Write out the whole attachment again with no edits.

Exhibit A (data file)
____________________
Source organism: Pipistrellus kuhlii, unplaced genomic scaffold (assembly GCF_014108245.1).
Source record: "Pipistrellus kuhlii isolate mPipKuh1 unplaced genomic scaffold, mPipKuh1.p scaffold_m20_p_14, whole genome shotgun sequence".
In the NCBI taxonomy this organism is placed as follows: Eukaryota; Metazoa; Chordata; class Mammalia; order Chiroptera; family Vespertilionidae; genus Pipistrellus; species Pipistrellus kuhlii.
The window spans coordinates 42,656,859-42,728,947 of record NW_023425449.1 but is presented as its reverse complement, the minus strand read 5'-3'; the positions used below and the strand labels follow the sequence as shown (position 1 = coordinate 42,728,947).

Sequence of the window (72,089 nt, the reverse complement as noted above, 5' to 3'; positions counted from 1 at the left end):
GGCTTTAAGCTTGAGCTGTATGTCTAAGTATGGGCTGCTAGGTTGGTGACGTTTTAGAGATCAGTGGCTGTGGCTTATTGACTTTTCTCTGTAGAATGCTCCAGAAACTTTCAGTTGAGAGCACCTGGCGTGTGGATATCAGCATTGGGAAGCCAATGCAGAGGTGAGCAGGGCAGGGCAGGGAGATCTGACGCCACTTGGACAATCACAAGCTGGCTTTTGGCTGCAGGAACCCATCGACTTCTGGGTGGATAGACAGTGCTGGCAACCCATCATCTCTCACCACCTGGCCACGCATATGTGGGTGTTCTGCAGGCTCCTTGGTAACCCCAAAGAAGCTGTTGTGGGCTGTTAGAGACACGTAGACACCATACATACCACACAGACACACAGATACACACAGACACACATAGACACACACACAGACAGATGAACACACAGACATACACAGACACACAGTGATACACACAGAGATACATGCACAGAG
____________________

Source organism: Pipistrellus kuhlii, unplaced genomic scaffold (assembly GCF_014108245.1).
Source record: "Pipistrellus kuhlii isolate mPipKuh1 unplaced genomic scaffold, mPipKuh1.p scaffold_m20_p_14, whole genome shotgun sequence".
In the NCBI taxonomy this organism is placed as follows: Eukaryota; Metazoa; Chordata; class Mammalia; order Chiroptera; family Vespertilionidae; genus Pipistrellus; species Pipistrellus kuhlii.
The window spans coordinates 42,656,859-42,728,947 of record NW_023425449.1 but is presented as its reverse complement, the minus strand read 5'-3'; the positions used below and the strand labels follow the sequence as shown (position 1 = coordinate 42,728,947).

Sequence of the window (72,089 nt, the reverse complement as noted above, 5' to 3'; positions counted from 1 at the left end):
GGCTTTAAGCTTGAGCTGTATGTCTAAGTATGGGCTGCTAGGTTGGTGACGTTTTAGAGATCAGTGGCTGTGGCTTATTGACTTTTCTCTGTAGAATGCTCCAGAAACTTTCAGTTGAGAGCACCTGGCGTGTGGATATCAGCATTGGGAAGCCAATGCAGAGGTGAGCAGGGCAGGGCAGGGAGATCTGACGCCACTTGGACAATCACAAGCTGGCTTTTGGCTGCAGGAACCCATCGACTTCTGGGTGGATAGACAGTGCTGGCAACCCATCATCTCTCACCACCTGGCCACGCATATGTGGGTGTTCTGCAGGCTCCTTGGTAACCCCAAAGAAGCTGTTGTGGGCTGTTAGAGACACGTAGACACCATACATACCACACAGACACACAGATACACACAGACACACATAGACACACACACAGACAGATGAACACACAGACATACACAGACACACAGTGATACACACAGAGATACATGCACAGAG